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Bill could make public treatment denials for injured workers


California’s Department of Industrial Relations would have to publish data on its website of physicians whose treatment review decisions resulted in denials, according to one workers compensation-related bill now being considered by state lawmakers.

S.B. 537, amended in the state Assembly on Sept. 6 and now with the state Senate, would specifically require the administrative director to annually publish data on physicians “who treated 10 or more injured workers during the 12 months before July 1 of the previous year, including the number of injured workers treated by the physician and the number of utilization review decisions that resulted in a modification or denial of a request for authorization of medical treatment based upon a determination of medical necessity.”

The bill also calls for the director to issue a report to the Legislature, on or before Jan. 1, 2023, comparing potential payment alternatives for providers to the official medical fee schedule.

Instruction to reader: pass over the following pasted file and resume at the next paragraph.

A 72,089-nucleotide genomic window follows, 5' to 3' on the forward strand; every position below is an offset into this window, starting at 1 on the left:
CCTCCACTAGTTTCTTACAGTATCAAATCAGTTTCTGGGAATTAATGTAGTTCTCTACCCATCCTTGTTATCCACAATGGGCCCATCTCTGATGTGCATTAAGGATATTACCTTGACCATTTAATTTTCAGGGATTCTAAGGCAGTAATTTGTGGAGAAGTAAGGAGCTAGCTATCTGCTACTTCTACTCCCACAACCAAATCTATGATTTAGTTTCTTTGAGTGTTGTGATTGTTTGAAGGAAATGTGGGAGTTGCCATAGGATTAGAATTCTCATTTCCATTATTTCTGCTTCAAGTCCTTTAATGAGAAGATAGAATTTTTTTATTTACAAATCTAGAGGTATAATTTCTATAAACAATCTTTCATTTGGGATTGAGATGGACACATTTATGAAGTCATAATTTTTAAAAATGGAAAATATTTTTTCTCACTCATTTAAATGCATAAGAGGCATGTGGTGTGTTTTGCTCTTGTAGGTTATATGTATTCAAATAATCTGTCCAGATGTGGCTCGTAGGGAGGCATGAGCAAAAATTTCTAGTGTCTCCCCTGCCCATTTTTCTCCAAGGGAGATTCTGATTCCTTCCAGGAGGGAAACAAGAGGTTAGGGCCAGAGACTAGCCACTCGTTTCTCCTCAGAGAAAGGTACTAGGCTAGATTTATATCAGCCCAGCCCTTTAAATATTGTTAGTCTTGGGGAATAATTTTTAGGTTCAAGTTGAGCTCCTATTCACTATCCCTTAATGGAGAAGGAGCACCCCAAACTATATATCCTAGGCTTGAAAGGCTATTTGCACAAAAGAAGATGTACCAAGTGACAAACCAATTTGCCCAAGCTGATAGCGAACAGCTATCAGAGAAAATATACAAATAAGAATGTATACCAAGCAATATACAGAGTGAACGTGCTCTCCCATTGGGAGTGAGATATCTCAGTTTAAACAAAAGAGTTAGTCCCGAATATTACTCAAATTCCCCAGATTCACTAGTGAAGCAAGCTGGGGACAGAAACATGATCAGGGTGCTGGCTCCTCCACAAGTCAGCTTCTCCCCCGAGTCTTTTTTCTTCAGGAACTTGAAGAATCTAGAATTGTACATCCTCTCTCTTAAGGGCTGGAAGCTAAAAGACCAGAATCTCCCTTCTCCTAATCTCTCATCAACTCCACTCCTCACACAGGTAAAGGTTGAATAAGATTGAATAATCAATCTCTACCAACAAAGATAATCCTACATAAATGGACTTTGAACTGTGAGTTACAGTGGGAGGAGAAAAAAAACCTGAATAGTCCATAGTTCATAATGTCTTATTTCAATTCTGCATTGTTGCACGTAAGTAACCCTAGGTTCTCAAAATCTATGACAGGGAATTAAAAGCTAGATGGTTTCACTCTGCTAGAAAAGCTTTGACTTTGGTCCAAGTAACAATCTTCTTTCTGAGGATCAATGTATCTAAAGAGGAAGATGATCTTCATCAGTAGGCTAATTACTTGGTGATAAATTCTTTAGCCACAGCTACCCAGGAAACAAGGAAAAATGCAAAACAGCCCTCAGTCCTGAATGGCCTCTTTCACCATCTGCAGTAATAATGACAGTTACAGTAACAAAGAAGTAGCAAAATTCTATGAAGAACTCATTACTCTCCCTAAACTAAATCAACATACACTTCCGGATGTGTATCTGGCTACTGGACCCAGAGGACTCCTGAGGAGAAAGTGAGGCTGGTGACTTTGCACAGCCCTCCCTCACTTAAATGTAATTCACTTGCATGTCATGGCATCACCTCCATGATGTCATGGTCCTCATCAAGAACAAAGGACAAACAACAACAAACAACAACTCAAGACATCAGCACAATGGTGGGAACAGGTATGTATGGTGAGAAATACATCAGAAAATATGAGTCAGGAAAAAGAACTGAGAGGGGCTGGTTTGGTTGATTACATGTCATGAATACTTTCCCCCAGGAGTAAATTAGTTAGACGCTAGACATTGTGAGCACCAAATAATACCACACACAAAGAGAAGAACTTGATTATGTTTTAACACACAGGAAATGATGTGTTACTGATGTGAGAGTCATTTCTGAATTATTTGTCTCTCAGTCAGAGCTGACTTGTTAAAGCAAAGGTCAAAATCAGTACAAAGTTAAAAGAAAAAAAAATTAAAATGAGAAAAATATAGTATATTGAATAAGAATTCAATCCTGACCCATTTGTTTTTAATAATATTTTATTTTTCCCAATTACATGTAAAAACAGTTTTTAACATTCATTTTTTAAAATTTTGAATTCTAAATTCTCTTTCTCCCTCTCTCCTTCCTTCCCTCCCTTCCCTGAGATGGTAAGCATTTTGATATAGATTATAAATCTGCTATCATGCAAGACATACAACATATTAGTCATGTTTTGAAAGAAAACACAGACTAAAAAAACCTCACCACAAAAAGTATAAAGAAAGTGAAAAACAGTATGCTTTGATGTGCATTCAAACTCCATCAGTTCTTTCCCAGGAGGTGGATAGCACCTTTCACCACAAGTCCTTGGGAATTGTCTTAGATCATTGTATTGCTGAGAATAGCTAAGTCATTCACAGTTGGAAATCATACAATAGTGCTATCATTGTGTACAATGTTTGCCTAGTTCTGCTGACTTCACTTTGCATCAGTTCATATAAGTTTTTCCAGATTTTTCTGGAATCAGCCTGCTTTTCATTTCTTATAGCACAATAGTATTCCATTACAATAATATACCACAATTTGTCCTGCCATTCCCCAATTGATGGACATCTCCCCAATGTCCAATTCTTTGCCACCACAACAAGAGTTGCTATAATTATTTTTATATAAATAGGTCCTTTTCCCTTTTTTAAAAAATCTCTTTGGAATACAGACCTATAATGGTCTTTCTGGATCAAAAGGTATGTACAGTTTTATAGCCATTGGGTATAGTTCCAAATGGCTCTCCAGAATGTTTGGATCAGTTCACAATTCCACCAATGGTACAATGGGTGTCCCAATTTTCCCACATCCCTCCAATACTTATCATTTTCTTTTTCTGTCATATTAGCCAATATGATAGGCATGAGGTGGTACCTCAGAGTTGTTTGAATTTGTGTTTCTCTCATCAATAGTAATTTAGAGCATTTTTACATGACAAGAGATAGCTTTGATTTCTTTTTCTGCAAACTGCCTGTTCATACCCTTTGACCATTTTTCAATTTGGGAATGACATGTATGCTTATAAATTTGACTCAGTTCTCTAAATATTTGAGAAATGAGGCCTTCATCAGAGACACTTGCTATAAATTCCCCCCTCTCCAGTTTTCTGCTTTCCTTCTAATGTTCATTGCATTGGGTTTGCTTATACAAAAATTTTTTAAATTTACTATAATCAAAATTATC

Lawmakers are also considering other comp-related bills:

  • A.B. 1400, which passed the state Senate on Wednesday and is now with the Assembly,  would require the state Commission on Health and Safety and Workers’ Compensation, in partnership with the County of Los Angeles and relevant labor organizations, on or before Jan. 1, 2021, to submit a study to Legislature, the Occupational Safety and Health Standards Board, and the Los Angeles County Board of Supervisors on the risk of exposure to carcinogenic materials and incidence of occupational cancer in mechanics who repair and clean firefighting vehicles.
  • S.B. 542, which passed the Senate on Wednesday and the Assembly on Tuesday, addresses mental injuries suffered by first responders, stating that the “only until January 1, 2025, that in the case of certain state and local firefighting personnel and peace officers, the term ‘injury’ also includes post-traumatic stress that develops or manifests itself during a period in which the injured person is in the service of the department or unit.” The bill would apply to injuries occurring on or after Jan. 1, 2020,  and “would prohibit compensation from being paid for a claim of injury unless the member has performed services for the department or unit for at least 6 months, unless the injury is caused by a sudden and extraordinary employment condition,” according to a draft.






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